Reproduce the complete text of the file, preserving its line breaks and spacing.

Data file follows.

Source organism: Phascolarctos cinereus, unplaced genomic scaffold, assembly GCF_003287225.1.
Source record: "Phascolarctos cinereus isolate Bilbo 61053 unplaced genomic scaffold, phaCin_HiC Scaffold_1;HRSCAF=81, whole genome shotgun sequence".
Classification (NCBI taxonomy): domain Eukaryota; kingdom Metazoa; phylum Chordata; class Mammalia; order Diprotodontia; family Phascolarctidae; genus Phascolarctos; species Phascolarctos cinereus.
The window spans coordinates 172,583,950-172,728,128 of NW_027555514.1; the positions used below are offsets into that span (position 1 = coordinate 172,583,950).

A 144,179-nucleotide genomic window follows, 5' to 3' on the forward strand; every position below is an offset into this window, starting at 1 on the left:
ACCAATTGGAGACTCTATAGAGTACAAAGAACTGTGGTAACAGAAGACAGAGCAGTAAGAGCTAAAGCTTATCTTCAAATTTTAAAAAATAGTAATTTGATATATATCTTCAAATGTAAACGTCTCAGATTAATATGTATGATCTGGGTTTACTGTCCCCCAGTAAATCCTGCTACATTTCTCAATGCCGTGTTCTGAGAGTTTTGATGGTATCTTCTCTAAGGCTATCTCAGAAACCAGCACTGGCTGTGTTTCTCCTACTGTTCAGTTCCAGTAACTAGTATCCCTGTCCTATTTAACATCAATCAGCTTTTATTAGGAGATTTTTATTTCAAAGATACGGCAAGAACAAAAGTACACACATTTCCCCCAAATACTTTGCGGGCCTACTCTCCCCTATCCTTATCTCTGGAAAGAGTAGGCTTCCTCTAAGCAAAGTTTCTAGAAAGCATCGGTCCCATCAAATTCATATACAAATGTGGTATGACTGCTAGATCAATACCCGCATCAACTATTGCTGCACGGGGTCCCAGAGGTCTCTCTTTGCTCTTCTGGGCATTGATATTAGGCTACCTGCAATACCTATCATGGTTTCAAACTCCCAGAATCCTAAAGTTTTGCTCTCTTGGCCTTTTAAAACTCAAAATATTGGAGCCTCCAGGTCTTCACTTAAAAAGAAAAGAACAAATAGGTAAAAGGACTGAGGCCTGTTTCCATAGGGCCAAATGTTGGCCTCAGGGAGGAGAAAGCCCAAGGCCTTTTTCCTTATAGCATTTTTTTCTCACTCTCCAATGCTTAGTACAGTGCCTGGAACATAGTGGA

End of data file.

Source organism: Phascolarctos cinereus, unplaced genomic scaffold, assembly GCF_003287225.1.
Source record: "Phascolarctos cinereus isolate Bilbo 61053 unplaced genomic scaffold, phaCin_HiC Scaffold_1;HRSCAF=81, whole genome shotgun sequence".
Classification (NCBI taxonomy): domain Eukaryota; kingdom Metazoa; phylum Chordata; class Mammalia; order Diprotodontia; family Phascolarctidae; genus Phascolarctos; species Phascolarctos cinereus.
The window spans coordinates 172,583,950-172,728,128 of NW_027555514.1; the positions used below are offsets into that span (position 1 = coordinate 172,583,950).

A 144,179-nucleotide genomic window follows, 5' to 3' on the forward strand; every position below is an offset into this window, starting at 1 on the left:
ACCAATTGGAGACTCTATAGAGTACAAAGAACTGTGGTAACAGAAGACAGAGCAGTAAGAGCTAAAGCTTATCTTCAAATTTTAAAAAATAGTAATTTGATATATATCTTCAAATGTAAACGTCTCAGATTAATATGTATGATCTGGGTTTACTGTCCCCCAGTAAATCCTGCTACATTTCTCAATGCCGTGTTCTGAGAGTTTTGATGGTATCTTCTCTAAGGCTATCTCAGAAACCAGCACTGGCTGTGTTTCTCCTACTGTTCAGTTCCAGTAACTAGTATCCCTGTCCTATTTAACATCAATCAGCTTTTATTAGGAGATTTTTATTTCAAAGATACGGCAAGAACAAAAGTACACACATTTCCCCCAAATACTTTGCGGGCCTACTCTCCCCTATCCTTATCTCTGGAAAGAGTAGGCTTCCTCTAAGCAAAGTTTCTAGAAAGCATCGGTCCCATCAAATTCATATACAAATGTGGTATGACTGCTAGATCAATACCCGCATCAACTATTGCTGCACGGGGTCCCAGAGGTCTCTCTTTGCTCTTCTGGGCATTGATATTAGGCTACCTGCAATACCTATCATGGTTTCAAACTCCCAGAATCCTAAAGTTTTGCTCTCTTGGCCTTTTAAAACTCAAAATATTGGAGCCTCCAGGTCTTCACTTAAAAAGAAAAGAACAAATAGGTAAAAGGACTGAGGCCTGTTTCCATAGGGCCAAATGTTGGCCTCAGGGAGGAGAAAGCCCAAGGCCTTTTTCCTTATAGCATTTTTTTCTCACTCTCCAATGCTTAGTACAGTGCCTGGAACATAGTGGA